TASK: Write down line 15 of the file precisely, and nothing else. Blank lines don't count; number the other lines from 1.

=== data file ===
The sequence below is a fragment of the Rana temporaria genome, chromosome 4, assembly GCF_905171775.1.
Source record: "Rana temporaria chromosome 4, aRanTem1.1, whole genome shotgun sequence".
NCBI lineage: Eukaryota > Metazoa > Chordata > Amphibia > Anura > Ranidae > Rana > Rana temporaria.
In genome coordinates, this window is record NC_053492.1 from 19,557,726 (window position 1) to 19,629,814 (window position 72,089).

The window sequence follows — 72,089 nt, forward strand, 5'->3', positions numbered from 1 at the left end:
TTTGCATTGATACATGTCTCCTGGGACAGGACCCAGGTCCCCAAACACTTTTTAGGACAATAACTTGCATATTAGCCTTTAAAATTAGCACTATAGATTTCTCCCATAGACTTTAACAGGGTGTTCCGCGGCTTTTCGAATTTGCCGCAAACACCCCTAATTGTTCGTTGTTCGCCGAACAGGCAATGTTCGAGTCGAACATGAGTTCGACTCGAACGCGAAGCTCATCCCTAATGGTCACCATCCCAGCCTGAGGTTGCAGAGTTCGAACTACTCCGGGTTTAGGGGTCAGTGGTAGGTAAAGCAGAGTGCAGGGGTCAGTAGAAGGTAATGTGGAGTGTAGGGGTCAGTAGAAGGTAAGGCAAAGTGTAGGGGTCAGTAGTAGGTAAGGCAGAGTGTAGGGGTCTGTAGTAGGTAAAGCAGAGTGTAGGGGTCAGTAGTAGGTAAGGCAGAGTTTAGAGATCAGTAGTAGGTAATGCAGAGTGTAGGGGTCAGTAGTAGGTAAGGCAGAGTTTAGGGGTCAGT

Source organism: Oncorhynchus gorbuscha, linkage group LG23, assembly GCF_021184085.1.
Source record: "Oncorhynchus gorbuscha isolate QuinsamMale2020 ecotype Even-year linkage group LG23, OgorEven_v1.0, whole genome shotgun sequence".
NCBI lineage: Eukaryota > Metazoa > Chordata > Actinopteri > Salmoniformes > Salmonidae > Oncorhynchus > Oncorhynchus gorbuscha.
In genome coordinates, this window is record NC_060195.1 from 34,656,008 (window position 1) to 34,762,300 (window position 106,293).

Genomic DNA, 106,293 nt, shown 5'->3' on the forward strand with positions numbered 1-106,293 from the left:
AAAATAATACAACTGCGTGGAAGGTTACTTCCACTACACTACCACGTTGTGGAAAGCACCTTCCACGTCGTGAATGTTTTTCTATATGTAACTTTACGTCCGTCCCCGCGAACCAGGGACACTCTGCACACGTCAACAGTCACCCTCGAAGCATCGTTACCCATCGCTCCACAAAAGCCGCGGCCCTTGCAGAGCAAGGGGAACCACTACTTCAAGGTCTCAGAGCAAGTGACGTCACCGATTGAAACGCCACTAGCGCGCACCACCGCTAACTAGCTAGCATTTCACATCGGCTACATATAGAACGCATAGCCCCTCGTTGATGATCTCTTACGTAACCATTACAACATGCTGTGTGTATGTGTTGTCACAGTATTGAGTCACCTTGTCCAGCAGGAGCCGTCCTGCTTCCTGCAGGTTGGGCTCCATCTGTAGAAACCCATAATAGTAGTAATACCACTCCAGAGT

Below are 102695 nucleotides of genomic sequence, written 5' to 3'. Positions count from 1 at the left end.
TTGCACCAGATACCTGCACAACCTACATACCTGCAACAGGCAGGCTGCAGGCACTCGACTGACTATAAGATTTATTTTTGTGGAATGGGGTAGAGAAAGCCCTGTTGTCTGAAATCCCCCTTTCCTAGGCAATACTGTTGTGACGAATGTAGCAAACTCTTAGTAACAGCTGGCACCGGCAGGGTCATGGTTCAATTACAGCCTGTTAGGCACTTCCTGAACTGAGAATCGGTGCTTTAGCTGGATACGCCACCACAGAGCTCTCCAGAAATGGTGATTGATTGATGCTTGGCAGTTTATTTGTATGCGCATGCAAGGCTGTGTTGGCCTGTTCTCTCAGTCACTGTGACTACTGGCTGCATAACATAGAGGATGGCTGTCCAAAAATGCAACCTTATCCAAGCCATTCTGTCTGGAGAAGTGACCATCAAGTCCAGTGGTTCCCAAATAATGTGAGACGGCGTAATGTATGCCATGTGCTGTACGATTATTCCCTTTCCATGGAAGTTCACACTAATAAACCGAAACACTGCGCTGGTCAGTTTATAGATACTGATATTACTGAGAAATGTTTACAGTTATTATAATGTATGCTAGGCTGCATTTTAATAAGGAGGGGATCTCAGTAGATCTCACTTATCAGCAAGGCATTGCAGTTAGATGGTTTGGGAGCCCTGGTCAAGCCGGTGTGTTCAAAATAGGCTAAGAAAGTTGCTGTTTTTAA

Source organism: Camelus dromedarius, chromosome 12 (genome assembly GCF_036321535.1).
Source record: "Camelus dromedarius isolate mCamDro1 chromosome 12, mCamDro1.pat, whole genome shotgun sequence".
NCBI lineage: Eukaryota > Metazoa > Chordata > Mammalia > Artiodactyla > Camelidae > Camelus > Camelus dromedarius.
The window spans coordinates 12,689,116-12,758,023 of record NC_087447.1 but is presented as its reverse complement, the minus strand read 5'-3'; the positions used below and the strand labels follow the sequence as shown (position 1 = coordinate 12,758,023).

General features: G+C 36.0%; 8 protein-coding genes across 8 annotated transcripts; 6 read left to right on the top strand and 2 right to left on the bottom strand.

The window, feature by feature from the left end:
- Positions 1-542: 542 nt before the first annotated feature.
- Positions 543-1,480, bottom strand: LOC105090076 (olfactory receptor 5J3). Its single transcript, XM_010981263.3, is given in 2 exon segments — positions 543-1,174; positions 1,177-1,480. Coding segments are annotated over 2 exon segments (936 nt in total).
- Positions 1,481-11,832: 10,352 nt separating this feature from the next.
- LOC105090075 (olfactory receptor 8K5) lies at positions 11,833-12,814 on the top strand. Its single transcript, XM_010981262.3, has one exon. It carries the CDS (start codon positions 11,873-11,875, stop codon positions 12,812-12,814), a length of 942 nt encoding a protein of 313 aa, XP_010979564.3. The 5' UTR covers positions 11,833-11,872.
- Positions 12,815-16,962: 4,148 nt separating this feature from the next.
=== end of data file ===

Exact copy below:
Source organism: Camelus dromedarius, chromosome 12 (genome assembly GCF_036321535.1).